The Jewish Defense League of Canada wants to set up a chapter in Montreal, citing an increase in attacks on Jews.
The national director of the Toronto-based JDL, Meir Weinstein, told local media he has been contacted by Montreal residents who would like to see a chapter set up in the city.
In interviews, Weinstein denied his group is controversial or militant.
“We have a very serious history in Canada – fighting anti-Semitism, exposing Nazi war criminals and a variety of neo-Nazi groups in the city. … We’ve worked very hard in this country against physical threats to the community, and I’m very proud of my history with the organization.”
The FBI identified the JDL as a “right-wing terrorist group” in reports on terrorism in 2000 and 2001, citing a thwarted bomb plot in 2001 against a California mosque that involved members of the organization, the Canadian Broadcasting Corporation reported.
In Canada, the JDL has not been identified as a terrorist group.
But since the start of the current round of fighting between Israel and Hamas, the group has been on the front lines of both pro-Israel and pro-Palestinian protests, with one of its members bloodied in a recent scuffle in Toronto.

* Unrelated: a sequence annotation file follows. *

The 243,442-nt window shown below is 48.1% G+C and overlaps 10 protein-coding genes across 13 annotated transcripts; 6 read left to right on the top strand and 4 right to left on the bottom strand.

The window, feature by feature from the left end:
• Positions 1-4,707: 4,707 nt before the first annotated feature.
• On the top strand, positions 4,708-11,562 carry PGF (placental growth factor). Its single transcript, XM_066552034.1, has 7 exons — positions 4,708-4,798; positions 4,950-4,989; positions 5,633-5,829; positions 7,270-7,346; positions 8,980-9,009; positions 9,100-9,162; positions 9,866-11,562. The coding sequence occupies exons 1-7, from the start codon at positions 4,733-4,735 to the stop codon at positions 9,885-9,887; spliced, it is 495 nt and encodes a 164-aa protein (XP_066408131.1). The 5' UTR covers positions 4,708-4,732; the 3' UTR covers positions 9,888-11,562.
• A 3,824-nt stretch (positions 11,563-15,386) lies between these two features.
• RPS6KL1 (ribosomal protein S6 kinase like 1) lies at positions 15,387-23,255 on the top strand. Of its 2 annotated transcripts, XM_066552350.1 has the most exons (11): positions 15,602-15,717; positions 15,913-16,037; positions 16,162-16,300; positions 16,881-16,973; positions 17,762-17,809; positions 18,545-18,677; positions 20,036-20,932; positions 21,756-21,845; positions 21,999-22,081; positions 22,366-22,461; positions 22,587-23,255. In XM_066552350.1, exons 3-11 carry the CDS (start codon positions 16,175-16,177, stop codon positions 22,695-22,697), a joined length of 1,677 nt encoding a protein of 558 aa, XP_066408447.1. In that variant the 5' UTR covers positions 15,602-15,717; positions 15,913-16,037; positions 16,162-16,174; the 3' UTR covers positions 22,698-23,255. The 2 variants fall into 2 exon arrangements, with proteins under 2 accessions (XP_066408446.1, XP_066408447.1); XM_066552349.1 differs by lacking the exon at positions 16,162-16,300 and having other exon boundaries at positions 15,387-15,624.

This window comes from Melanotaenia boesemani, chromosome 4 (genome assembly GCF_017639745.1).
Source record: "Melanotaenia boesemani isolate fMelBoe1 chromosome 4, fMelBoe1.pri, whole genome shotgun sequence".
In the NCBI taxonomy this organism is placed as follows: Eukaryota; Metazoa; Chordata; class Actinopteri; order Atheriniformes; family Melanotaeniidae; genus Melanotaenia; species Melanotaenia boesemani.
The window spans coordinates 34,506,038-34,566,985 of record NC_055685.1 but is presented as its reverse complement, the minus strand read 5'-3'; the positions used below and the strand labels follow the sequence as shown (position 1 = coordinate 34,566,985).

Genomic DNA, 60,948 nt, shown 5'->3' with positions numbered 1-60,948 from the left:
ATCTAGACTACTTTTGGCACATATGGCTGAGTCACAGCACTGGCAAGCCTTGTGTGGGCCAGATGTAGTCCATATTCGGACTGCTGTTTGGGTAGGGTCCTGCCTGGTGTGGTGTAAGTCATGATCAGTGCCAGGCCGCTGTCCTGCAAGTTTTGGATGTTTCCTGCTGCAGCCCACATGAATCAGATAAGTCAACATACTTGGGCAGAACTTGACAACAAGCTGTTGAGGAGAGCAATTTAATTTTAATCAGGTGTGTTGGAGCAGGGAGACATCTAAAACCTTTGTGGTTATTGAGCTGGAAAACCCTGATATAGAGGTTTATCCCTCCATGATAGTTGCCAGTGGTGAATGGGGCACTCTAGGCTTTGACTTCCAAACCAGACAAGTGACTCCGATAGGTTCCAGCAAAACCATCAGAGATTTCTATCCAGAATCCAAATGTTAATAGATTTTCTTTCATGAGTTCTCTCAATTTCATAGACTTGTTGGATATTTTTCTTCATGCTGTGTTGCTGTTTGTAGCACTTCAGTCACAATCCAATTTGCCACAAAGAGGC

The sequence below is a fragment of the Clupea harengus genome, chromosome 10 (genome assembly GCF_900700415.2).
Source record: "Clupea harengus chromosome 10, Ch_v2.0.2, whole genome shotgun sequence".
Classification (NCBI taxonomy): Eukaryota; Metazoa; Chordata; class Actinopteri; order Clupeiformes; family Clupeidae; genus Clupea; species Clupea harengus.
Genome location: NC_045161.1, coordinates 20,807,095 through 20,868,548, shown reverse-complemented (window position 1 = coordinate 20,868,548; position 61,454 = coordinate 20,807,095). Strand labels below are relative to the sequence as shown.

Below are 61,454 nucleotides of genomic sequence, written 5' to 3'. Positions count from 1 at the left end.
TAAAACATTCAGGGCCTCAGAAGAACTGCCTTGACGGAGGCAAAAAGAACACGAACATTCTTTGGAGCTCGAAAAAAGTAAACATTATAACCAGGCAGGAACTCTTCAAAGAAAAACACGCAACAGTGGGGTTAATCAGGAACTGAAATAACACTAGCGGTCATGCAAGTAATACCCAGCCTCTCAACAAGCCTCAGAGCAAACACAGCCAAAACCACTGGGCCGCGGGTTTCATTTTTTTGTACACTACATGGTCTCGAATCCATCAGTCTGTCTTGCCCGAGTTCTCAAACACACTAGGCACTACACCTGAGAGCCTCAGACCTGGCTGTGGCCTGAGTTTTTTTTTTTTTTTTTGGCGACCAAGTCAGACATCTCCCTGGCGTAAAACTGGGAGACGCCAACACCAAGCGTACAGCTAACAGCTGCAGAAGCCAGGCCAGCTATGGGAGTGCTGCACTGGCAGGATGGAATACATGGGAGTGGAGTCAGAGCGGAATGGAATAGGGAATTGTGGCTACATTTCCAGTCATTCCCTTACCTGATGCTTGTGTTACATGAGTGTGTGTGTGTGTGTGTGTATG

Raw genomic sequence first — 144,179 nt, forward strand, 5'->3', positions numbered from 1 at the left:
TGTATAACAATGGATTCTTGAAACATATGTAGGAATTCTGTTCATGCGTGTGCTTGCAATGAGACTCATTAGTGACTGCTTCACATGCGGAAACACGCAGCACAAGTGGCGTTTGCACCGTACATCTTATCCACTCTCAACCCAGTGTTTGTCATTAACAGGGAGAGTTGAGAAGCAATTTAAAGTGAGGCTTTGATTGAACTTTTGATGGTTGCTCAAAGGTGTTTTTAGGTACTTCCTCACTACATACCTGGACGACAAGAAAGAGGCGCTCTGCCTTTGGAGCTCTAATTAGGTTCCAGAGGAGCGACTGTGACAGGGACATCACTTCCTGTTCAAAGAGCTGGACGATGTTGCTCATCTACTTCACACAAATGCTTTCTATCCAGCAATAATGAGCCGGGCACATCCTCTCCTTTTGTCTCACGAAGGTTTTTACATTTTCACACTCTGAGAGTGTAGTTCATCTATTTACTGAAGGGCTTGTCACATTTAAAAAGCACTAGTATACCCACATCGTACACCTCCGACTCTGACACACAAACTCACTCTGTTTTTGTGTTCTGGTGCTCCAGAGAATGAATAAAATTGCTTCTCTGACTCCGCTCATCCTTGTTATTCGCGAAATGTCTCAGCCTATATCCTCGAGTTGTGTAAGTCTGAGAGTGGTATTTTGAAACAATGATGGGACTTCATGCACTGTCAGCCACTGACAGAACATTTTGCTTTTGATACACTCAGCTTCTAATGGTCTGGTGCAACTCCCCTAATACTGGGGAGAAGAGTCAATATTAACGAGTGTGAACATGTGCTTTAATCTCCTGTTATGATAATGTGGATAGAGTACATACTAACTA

Some observers have noted that the JDL has signified a return to the in-your-face, sometimes violent, street protests the group staged in the late 1960s and through the 1970s.
“For anyone who says we are ultra-nationalist, I’m not exactly sure what they mean,” Weinstein told Montreal radio station CJAD. “We’re proud to be Canadians, and we uphold Canadian law, and we support the state of Israel. Confrontation is part of it.”
David Ouellette of the Centre for Israel and Jewish Affairs said that for the first time in years the conflict in the Middle East has led to a rise in anti-Jewish sentiment in Montreal.
“I would expect that JDL is making this calculation, knowing this is a time when many in the Jewish community are concerned with their safety, that the time is right to try and make inroads,” he told CBC.
Ouellette said the JDL hasn’t had a presence in Quebec in years and has had a difficult time establishing itself in any significant way. “They really stand on the fringes of our community,” he said.
Montreal Rabbi Reuben Poupko agreed, saying the local community already has a good working relationship with police and doesn’t need an outside group to agitate.
“There is nothing to be gained from a street confrontation,” Poupko told Montreal’s CJAD radio news.
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